>

High-speed solar storm expected to hit Earth’s magnetic field to disrupt GPS, phone signals

Share

After a solar flare caused a radio blackout over the Atlantic Ocean, a solar storm is approaching the Earth at a speed of 1.6 million kilometres per hour, as per NASA.

 

The storm is likely to hit Earth’s magnetic field today and may affect power supply, GPS and phone signals. Satellites in Earth’s upper atmosphere may be affected. Because of the solar storm, there will be a view of fascinating celestial lighting for people living at the North or South Pole.

 

The storm can also lead to a blackout of high-frequency radio communication for nearly an hour in a vast area, the latest prediction of the Space Weather Prediction Centre of the United States said.

 

Spaceweather.com added that the outer atmosphere of the Earth could be heated, due to solar storms, which could have a direct effect on the satellites. The flares also have the potential of affecting power grids in some parts of the world. Experts also fear that the strong winds may trigger a geomagnetic storm in Earth’s magnetosphere.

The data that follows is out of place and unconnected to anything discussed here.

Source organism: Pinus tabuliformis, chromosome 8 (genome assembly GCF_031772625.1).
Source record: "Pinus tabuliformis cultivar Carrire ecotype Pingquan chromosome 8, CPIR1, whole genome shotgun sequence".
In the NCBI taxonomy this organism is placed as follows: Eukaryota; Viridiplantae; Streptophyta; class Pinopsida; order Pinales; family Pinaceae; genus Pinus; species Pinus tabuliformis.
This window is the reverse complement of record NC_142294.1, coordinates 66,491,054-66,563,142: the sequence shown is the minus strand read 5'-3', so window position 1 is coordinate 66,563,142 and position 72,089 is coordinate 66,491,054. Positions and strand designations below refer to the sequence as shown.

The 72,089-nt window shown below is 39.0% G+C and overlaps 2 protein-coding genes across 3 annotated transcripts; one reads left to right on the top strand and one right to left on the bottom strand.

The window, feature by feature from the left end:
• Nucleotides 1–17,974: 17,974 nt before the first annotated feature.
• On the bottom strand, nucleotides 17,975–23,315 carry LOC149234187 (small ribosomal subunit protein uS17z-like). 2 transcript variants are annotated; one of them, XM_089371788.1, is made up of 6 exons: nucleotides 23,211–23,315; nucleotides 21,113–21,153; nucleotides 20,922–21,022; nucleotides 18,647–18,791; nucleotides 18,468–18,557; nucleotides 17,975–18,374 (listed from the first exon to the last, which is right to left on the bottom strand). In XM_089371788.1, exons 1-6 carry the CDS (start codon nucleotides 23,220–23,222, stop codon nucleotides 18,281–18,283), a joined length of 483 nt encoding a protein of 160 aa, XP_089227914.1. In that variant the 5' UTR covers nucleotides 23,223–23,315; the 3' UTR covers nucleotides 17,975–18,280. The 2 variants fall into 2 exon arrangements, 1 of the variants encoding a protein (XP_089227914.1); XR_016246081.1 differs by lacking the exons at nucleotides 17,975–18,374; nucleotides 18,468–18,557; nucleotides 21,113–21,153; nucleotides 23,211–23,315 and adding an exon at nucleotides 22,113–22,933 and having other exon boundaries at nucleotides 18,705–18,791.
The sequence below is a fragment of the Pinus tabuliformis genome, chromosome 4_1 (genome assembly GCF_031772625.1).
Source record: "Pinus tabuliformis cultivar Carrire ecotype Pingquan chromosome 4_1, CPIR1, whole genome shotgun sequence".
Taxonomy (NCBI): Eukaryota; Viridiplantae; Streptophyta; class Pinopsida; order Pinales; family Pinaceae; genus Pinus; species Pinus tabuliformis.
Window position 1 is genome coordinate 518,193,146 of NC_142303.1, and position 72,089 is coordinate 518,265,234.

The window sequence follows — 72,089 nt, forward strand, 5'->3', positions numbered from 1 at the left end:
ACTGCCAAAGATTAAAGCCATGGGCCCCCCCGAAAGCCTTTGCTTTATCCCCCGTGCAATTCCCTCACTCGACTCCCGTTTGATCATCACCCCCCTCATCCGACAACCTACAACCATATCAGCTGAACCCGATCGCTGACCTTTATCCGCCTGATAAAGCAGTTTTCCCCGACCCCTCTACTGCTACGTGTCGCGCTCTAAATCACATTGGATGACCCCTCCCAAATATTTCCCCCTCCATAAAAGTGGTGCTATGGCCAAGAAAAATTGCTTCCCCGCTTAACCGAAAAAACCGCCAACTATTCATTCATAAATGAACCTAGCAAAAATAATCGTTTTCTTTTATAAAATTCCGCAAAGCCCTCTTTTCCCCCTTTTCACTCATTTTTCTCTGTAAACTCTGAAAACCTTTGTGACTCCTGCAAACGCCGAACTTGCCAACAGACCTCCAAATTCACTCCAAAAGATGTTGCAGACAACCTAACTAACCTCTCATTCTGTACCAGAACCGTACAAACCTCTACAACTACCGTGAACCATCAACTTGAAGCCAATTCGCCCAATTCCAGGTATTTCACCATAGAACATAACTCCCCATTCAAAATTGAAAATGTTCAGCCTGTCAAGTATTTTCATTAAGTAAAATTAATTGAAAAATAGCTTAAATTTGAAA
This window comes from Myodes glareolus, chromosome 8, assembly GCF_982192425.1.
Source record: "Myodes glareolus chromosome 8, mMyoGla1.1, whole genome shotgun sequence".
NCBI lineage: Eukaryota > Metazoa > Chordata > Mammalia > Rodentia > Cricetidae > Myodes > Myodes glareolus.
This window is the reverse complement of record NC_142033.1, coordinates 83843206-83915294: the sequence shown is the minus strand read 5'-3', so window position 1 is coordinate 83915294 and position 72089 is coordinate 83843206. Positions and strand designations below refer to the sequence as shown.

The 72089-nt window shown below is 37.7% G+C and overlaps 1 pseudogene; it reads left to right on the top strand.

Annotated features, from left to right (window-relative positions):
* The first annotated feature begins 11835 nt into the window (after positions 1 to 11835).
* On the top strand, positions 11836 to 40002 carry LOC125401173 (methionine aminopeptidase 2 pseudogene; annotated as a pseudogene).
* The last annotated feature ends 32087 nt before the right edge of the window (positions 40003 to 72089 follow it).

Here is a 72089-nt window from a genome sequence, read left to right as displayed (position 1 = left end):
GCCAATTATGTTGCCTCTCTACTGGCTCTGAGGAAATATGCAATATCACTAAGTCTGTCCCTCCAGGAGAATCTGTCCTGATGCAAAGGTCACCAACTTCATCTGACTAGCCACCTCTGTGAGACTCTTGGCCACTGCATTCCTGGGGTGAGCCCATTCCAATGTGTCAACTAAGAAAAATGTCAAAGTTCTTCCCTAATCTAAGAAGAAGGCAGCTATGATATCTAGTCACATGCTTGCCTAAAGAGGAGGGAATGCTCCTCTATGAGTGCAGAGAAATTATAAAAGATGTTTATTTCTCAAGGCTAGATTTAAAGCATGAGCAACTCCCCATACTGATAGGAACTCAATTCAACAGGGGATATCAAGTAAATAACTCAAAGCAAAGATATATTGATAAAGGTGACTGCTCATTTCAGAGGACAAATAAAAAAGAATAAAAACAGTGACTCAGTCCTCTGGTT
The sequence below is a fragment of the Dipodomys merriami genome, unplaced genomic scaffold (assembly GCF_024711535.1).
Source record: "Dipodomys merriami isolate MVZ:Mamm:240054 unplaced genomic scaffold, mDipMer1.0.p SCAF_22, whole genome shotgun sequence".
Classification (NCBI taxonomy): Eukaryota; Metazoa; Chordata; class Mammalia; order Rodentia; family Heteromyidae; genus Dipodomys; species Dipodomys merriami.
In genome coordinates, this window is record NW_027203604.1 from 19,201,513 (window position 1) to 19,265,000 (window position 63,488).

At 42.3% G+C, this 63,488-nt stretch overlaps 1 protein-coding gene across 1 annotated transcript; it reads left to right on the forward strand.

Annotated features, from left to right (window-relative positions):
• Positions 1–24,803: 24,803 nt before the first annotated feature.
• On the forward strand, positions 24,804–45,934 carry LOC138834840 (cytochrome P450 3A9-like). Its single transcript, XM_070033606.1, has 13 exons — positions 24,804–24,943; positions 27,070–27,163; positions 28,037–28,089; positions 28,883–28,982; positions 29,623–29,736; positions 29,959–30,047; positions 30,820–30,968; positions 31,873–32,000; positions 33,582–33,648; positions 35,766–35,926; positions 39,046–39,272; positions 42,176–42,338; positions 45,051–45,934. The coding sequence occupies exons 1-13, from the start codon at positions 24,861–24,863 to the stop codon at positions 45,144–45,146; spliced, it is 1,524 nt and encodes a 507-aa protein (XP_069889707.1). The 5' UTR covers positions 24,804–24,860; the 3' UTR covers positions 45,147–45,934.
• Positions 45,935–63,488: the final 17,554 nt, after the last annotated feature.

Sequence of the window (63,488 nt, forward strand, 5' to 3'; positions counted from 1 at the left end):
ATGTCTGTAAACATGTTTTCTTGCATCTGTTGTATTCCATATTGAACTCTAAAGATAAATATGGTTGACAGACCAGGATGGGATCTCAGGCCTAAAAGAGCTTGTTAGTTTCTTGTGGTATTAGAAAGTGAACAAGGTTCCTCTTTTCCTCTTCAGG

This could cause interference with GPS navigation, mobile phone signal and satellite TV. The current in power lines can be high, which can also blow transformers.

 

The largest storms that result from these conditions are associated with solar Coronal Mass Ejections (CMEs) where billions of tons of plasma from the Sun are hurtled towards planets that also reach Earth. While coronal mass ejections take days to arrive at Earth, some have been observed to arrive within 15-18 hours of being ejected from the Sun.

Share